It’s The Ignominy, Stupid: Portland, Portlandia, and the cultural legacy of Robert Johnston’s radical middle class



It started with one question. Why has Oregon produced such a steady string of animation and cartooning geniuses?

I shot that question into the air. It startled me by exploding into many questions.

Where does pop culture come from?

Is it essentially urban?

Is it possible that the border culture of the West has played a greater role in fueling American pop culture than we recognize? Alternately, is the border culture of the Pacific Northwest more urbane than we thought?


If Oregon has produced a string of important cultural game changers, what does that say about us? What regionally specific elements contributed to the production of these effective, powerful, influential artists?

What was the role of the interrelated early twentieth century developments of mass transit, abundant electricity, and neighborhood movie houses?

Is there a link between the radical, ie empowered, middle class Portland Robert Johnston researched and the anti-elite cultural values lovingly lampooned in Portlandia?

How is it that even at this late date, after decades of producing them, Oregon has no awareness of or interest in tabulating its most successful pop culture practitioners and including them in our history? Where does this blind spot come from?

Is this blind spot part of the culture which helps us produce these successful artists?


By “radical”, Robert Johnston did not mean “destructive of social order”. By radical, he meant “aligned with the social, economic and political interests of the worker”. His research, a precinct by precinct analysis of voting patterns, found Progressive Era small business owners in Portland, especially in East Portland, voting in the interests of labor. They identified downward. Instead of voting to protect the interests of owners, including owners of businesses larger than their own, a group to which we can imagine they wished to eventually belong, they voted to protect workers, a group to which they no longer belonged, and whose interests, arguably, were not in perfect alignment with their own.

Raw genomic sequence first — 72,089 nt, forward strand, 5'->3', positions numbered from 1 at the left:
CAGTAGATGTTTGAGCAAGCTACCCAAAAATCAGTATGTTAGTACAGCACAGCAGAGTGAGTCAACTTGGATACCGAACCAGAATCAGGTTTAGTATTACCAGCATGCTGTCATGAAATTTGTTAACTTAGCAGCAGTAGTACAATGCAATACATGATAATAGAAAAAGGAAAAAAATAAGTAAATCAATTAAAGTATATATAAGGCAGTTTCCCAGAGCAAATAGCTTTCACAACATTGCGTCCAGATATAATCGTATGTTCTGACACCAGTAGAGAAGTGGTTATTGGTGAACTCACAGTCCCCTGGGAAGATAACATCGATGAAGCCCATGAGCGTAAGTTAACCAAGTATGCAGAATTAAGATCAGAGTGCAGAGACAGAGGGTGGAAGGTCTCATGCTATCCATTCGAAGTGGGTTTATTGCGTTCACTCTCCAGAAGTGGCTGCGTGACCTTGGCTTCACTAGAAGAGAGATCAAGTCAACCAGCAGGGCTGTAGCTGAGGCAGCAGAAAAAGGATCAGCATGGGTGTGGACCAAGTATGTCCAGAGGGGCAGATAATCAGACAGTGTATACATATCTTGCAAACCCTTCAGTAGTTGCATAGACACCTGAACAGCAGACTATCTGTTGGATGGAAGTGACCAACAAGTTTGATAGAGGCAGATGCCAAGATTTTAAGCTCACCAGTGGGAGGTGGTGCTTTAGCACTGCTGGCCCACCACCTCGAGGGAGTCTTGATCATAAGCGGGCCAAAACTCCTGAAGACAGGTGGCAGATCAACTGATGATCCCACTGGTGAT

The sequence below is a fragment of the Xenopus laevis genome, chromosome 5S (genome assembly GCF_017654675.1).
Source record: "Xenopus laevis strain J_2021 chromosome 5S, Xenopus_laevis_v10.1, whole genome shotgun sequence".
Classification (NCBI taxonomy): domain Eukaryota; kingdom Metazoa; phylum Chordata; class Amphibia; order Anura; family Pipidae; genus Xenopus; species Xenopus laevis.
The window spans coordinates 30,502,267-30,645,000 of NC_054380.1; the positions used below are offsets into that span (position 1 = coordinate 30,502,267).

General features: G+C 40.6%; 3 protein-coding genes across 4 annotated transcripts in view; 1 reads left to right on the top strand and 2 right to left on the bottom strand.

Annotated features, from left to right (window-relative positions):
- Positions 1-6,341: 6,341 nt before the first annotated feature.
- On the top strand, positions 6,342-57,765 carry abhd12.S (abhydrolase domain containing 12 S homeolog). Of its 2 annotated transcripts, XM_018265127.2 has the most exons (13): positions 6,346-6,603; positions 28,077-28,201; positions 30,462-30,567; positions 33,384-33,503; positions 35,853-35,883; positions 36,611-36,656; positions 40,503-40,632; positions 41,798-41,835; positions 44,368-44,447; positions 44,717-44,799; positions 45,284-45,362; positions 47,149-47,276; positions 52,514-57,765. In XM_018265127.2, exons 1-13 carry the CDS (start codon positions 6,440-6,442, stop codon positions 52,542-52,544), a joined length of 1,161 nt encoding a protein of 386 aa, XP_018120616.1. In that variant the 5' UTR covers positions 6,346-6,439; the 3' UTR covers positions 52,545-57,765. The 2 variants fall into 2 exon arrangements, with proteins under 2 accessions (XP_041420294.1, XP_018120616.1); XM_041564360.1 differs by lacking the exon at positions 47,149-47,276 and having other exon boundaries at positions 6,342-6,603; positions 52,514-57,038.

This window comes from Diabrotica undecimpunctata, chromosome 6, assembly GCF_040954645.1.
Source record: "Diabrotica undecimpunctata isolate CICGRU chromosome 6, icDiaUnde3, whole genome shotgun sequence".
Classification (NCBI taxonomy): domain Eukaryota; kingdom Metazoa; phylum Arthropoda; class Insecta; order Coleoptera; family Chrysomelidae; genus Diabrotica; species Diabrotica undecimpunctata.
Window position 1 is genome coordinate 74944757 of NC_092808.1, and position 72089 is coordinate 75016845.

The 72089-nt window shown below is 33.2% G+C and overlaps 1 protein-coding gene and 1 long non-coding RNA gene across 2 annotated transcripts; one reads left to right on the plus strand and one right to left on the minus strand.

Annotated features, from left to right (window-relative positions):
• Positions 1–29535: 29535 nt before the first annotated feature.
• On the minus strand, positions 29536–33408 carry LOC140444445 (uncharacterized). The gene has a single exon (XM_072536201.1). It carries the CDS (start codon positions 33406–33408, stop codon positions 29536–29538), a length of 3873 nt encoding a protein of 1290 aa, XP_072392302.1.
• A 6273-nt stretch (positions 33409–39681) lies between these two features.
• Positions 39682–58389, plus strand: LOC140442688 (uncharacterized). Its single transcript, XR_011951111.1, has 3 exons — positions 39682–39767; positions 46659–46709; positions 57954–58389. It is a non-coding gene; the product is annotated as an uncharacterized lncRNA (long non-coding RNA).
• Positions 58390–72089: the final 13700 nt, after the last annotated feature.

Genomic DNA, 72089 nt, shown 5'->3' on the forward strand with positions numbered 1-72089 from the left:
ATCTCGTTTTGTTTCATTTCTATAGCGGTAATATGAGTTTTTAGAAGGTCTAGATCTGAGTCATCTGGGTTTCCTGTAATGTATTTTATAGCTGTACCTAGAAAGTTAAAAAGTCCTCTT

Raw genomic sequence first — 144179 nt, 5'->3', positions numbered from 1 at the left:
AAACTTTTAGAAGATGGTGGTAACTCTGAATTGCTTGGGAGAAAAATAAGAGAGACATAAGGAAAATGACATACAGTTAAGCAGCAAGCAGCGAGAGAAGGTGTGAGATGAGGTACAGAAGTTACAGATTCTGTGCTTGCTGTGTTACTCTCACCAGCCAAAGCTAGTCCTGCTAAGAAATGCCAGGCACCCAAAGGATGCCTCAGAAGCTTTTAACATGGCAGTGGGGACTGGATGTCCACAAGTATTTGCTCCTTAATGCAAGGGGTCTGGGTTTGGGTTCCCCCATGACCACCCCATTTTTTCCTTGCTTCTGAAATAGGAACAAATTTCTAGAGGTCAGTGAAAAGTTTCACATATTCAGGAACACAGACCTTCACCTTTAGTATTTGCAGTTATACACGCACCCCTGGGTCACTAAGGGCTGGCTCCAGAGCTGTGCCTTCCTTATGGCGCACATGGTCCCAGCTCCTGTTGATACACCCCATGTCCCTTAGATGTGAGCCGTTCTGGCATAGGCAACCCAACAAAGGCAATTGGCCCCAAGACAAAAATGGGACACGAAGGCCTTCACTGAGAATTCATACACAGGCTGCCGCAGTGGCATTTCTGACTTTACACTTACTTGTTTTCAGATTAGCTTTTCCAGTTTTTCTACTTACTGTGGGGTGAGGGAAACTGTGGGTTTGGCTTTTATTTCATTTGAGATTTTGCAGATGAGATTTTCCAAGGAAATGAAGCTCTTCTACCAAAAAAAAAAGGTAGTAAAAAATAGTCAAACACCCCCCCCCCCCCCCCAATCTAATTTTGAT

I believe this early emergence of a radical/empowered middle class explains and supports Portland’s phenomenally successful string of pop culture practitioners.

June 1930 Charles F. Berg, Harry Grannett,Tige Reynolds, Dean Collins,

How could a historically singular sensibility come into being, exist long enough to leave behind voting patterns Robert Johnston could identify and map, and then just go away without leaving a trace.

The answer is, it didn’t. The empowered middle class continued, expressing itself culturally if not politically.

Portland is not large, or particularly prosperous. Yet in 2013, the circulation of its public library system was second in size only to that of New York’s. Oregon’s public television station, located in Portland, is the third largest producer of public television programming in the nation, after New York and Boston. In 2011, Portland’s park system received a Gold Medal for excellence – best in the country. Portland’s funding for education, and for the arts, is among the lowest in the country. We have not one single top ranked university.  Our symphony, ballet, and state historical society have dwindled in size. Yet our libraries, parks, and public television rank with New York’s. Libraries, parks, public television: what do those institutions have in common?

They are free. They are for everybody.